Nematode worms are the most abundant multicellular animals on Earth, in fact it has been estimated that 4 out of every 5 animals are nematodes.
They are extremely diverse and can be:
Over 25,000 species of nematodes have been described, but there are likely to be millions of species.
Manunema kithara was discovered in 2004, during a series of surveys of the marine nematodes of Kuwait.
It is a marine, free-living nematode worm in the family Peresianiidae.
Approximately 900 species of nematodes were found during the surveys that took place from 2002-2004. The majority, like M. kithara, were new to science.
Another, Manunema kuwaitiensis, was discovered in the same area, bringing the total number of Manunema species known worldwide to 5.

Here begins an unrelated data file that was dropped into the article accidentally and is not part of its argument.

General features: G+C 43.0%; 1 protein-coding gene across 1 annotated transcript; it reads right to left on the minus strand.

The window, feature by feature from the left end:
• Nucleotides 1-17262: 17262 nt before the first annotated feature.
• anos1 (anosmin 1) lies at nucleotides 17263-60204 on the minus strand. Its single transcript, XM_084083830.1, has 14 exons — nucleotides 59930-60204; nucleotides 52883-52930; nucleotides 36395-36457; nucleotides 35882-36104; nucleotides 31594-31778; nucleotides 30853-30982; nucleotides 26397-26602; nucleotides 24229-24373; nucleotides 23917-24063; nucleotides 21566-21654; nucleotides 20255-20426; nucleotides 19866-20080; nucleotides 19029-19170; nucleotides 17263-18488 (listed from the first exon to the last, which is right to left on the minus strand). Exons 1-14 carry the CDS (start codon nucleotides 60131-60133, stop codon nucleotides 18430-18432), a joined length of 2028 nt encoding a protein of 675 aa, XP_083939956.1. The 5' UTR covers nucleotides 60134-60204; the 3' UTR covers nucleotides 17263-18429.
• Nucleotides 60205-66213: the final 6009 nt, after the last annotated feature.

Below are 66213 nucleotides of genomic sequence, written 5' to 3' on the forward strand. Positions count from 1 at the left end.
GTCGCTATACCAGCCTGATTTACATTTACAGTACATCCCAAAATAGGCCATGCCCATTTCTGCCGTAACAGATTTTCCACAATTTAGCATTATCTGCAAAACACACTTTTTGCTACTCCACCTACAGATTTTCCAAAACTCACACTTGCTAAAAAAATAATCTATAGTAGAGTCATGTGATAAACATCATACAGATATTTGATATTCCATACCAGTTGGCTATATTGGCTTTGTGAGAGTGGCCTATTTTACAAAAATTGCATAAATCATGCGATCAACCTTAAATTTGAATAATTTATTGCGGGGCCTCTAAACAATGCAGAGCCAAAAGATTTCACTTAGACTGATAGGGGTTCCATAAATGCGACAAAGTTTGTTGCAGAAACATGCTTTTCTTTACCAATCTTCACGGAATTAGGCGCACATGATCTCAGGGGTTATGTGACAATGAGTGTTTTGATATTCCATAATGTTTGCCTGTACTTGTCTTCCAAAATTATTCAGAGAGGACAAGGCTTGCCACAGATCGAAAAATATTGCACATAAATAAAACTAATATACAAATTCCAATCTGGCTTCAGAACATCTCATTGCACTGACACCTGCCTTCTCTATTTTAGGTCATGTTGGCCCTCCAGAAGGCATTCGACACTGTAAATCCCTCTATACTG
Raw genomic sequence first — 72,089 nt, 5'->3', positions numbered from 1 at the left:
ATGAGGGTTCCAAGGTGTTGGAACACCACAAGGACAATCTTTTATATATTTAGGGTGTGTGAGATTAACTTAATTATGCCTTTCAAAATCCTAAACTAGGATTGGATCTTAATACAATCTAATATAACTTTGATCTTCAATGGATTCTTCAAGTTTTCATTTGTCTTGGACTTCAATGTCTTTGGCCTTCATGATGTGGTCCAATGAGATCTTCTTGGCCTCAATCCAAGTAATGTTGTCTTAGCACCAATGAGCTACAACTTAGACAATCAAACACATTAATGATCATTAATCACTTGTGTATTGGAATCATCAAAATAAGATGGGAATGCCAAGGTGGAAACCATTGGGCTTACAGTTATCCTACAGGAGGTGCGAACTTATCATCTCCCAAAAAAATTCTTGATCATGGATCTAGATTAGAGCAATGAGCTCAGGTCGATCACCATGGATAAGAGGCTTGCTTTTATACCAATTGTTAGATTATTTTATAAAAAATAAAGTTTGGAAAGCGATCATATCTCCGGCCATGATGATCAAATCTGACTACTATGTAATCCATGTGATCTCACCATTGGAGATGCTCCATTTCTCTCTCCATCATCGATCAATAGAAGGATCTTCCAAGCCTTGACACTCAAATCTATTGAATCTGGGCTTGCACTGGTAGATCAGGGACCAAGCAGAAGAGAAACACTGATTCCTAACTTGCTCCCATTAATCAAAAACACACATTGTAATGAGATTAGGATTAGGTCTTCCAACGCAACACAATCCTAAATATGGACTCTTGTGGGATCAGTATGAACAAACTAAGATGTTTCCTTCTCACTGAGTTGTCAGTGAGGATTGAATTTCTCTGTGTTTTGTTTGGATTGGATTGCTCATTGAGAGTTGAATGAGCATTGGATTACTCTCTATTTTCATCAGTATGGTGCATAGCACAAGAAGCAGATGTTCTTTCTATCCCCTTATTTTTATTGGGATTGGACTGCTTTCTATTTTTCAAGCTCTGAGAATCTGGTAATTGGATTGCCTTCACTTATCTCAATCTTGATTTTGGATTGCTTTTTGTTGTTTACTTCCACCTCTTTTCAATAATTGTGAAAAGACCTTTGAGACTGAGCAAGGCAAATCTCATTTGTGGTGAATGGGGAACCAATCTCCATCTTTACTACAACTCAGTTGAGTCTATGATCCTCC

Learn about the shape and size of Manunema kithara, find out what distinguishes this species from others and discover the origins of its name.
Get information about the size, life cycle, life expectancy and behaviour of nematode worms such as Manunema kithara.
Find out where this recently discovered species is likely to be found and what is known about its abundance and feeding habits.
Manunema kithara was discovered in Kuwait Bay in the northern Arabian Gulf in 2004.
A diagram of the nematode Manuema kithara. © Zootaxa© © ZooTaxa (http://www.mapress.com/zootaxa/)
The guitar-shaped oesophageal bulb of Manunema kithara
A scientist collecting nematode worms on a field trip
Dr Tim Ferrero